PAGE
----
22 April 2010 – This aerial photograph shows land on the outskirts of Mullumbimby in northern NSW, where horses graze on grassland that is surrounded by bush on two sides and a caravan park on another.
In 2006 the NSW Planning Minister approved a Woolies supermarket on this land. The local council opposed the project but had no power to prevent it because the planning laws give all control to the planning minister.
Supermarkets operate a business model that aims to win at least 20 per cent of customers from existing shops. To achieve this, the chain offers unending specials, low prices and a barrage of advertising until the shops fail. Using this model, and unrestrained by decades of spineless anti-monopoly regulators, only two supermarkets — Coles and Woolworths— between them reap 80 per cent of Australia’s shopping business.
The Mullumbimby project will kill off many of the town’s main-street businesses, typically within the supermarket’s first 18 months of trading. The few local businesses that can afford to rent on the main street will find that at rent renewal time in five years they can no longer can, and they will disappear, never to resurface in the main street.*
Food will be imported from thousands of kilometres away. Local farmers will lose and some will fail, too. The town will have new social problems.
Woolies will show growth and a rise in market share.
And so the planning system hands privileged profits to monopolies at the expense of small business.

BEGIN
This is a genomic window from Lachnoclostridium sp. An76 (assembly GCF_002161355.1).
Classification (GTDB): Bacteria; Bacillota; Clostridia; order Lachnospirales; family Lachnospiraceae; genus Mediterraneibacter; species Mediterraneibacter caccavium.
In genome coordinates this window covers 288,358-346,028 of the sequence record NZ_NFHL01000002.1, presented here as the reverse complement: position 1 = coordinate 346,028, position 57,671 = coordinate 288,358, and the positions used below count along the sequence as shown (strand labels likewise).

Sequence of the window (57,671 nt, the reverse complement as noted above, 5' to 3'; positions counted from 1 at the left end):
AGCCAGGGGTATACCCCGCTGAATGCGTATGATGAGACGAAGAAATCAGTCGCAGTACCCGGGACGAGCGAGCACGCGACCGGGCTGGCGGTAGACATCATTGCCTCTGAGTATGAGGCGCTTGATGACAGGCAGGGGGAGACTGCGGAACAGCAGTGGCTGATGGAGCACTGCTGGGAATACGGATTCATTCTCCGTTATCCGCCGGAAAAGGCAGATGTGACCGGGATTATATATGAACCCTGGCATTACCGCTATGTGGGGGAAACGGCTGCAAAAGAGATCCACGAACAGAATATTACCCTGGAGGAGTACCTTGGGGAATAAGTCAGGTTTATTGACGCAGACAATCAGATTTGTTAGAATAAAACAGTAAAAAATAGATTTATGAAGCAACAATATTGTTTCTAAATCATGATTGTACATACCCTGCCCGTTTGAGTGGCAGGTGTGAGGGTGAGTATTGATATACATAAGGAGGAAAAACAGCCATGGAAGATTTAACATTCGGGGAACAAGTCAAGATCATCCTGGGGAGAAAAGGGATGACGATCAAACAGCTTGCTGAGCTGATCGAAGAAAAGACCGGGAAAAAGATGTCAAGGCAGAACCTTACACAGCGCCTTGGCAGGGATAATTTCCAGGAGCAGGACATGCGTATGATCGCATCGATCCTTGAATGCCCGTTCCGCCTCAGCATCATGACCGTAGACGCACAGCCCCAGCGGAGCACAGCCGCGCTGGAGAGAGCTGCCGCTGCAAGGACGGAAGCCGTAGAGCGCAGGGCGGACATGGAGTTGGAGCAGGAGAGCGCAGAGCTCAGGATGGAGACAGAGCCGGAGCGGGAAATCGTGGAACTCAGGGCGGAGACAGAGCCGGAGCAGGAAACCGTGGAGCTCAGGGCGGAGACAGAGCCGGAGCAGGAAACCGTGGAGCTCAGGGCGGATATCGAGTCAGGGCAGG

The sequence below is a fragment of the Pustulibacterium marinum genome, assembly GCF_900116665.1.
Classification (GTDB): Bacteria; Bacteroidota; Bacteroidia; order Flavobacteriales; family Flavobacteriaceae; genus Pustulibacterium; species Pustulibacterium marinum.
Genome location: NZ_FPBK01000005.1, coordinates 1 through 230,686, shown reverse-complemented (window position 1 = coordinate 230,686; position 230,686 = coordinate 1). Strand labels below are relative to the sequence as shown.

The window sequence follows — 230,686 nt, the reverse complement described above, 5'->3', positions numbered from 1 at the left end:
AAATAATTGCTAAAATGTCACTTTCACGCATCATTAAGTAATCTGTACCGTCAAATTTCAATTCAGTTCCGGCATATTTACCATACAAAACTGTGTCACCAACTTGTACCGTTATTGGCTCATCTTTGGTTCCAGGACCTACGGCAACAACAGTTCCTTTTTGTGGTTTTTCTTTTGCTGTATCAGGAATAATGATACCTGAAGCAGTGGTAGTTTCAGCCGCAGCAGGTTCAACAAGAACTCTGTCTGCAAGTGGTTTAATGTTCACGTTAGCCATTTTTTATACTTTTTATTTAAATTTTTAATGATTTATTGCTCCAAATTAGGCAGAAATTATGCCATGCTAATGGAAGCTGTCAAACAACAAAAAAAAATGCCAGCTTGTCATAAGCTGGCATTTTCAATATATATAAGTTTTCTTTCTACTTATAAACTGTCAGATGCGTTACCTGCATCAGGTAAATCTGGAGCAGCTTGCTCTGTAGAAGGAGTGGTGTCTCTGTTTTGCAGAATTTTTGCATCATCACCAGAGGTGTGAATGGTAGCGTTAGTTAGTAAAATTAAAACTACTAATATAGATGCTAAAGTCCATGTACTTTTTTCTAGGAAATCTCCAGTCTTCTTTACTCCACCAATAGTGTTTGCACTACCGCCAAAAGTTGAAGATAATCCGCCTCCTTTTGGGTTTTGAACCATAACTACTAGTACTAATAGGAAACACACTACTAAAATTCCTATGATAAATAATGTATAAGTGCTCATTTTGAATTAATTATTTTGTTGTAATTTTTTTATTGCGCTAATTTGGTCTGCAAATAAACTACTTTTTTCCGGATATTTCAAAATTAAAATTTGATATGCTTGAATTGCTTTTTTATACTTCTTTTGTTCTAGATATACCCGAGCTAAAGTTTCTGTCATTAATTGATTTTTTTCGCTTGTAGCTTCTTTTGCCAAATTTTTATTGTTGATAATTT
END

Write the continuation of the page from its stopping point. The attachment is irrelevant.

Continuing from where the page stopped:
The minister was a fool to vandalise a local economy and pierce the social confidence and glue of it.
If you wish to challenge Woolies to find some ethical bones in its swinish carcass, go to this website where locals are challenging this corporate vandal to share the costs of a local poll to find out the percentage of folk who support putting a supermarket on this land: www.magicalmullum.com
You may save a few jobs, a few local farmers and what remains of Woolies’ integrity.
You might wonder what kind of person a planning minister is who would make such a rotten decision?
The answer has been provided by the NSW Parliamentary Bird Watchers Society, a small but well-binoculared bunch that has provided the following list of the creatures who may hold the office of NSW Planning Minister: a popinjay; a rant-nosed sloth; a bag-carrying bloatbelly and a reviled hooting sturgeon.
Craftsfolk in the Taxidermy Office, where washed-up or road-kill planning ministers are stuffed, have a saying: “Bilious words, bilious thoughts bringeth forth the bilious corpse; therefore hold tight the knife and the nose and speed up the stuffing.”
To see a stuffed popinjay, or any of these other birds that have spent a lifetime fouling our citizens’ nests, you may come upon them, surprisingly lifelike, in a large aviary-like building in Macquarie Street wrongly labelled Parliament House. If they’re not there, they’re out to lunch, probably with Woollies or Coles, stuffing themselves, sans taxidermist.
* Excellent data and case studies at: www.loveyourlocals.com.au/
Michael Mobbs consults with private and public sector developers and their project teams to design, obtain approvals and funding for sustainable projects, particularly urban farm projects.